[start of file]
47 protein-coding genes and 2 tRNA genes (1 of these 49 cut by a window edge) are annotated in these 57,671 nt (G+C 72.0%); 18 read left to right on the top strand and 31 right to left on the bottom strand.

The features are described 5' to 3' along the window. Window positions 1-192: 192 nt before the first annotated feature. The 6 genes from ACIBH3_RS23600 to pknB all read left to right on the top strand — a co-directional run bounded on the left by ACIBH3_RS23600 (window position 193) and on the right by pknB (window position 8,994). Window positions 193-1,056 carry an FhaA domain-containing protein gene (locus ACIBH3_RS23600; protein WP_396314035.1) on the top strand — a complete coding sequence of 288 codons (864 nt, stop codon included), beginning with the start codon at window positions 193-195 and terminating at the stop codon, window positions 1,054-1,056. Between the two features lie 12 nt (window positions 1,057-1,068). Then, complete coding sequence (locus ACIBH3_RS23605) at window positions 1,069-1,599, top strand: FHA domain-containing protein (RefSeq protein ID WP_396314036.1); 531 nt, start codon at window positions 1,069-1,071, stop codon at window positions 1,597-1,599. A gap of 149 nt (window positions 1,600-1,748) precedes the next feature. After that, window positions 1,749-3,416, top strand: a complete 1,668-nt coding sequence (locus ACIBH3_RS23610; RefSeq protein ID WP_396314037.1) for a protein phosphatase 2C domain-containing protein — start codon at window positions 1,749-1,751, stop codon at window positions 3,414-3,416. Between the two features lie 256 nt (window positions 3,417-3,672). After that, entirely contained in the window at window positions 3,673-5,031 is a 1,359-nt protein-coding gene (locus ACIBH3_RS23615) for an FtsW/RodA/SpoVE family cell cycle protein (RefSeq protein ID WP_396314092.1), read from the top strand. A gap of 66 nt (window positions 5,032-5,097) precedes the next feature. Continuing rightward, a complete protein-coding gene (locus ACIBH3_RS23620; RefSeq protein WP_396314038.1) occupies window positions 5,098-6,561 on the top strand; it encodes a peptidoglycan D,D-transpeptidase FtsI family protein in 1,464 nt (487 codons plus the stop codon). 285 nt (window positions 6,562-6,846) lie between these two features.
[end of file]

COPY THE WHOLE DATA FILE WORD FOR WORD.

47 protein-coding genes and 2 tRNA genes (1 of these 49 cut by a window edge) are annotated in these 57,671 nt (G+C 72.0%); 18 read left to right on the top strand and 31 right to left on the bottom strand.

The features are described 5' to 3' along the window. Window positions 1-192: 192 nt before the first annotated feature. The 6 genes from ACIBH3_RS23600 to pknB all read left to right on the top strand — a co-directional run bounded on the left by ACIBH3_RS23600 (window position 193) and on the right by pknB (window position 8,994). Window positions 193-1,056 carry an FhaA domain-containing protein gene (locus ACIBH3_RS23600; protein WP_396314035.1) on the top strand — a complete coding sequence of 288 codons (864 nt, stop codon included), beginning with the start codon at window positions 193-195 and terminating at the stop codon, window positions 1,054-1,056. Between the two features lie 12 nt (window positions 1,057-1,068). Then, complete coding sequence (locus ACIBH3_RS23605) at window positions 1,069-1,599, top strand: FHA domain-containing protein (RefSeq protein ID WP_396314036.1); 531 nt, start codon at window positions 1,069-1,071, stop codon at window positions 1,597-1,599. A gap of 149 nt (window positions 1,600-1,748) precedes the next feature. After that, window positions 1,749-3,416, top strand: a complete 1,668-nt coding sequence (locus ACIBH3_RS23610; RefSeq protein ID WP_396314037.1) for a protein phosphatase 2C domain-containing protein — start codon at window positions 1,749-1,751, stop codon at window positions 3,414-3,416. Between the two features lie 256 nt (window positions 3,417-3,672). After that, entirely contained in the window at window positions 3,673-5,031 is a 1,359-nt protein-coding gene (locus ACIBH3_RS23615) for an FtsW/RodA/SpoVE family cell cycle protein (RefSeq protein ID WP_396314092.1), read from the top strand. A gap of 66 nt (window positions 5,032-5,097) precedes the next feature. Continuing rightward, a complete protein-coding gene (locus ACIBH3_RS23620; RefSeq protein WP_396314038.1) occupies window positions 5,098-6,561 on the top strand; it encodes a peptidoglycan D,D-transpeptidase FtsI family protein in 1,464 nt (487 codons plus the stop codon). 285 nt (window positions 6,562-6,846) lie between these two features.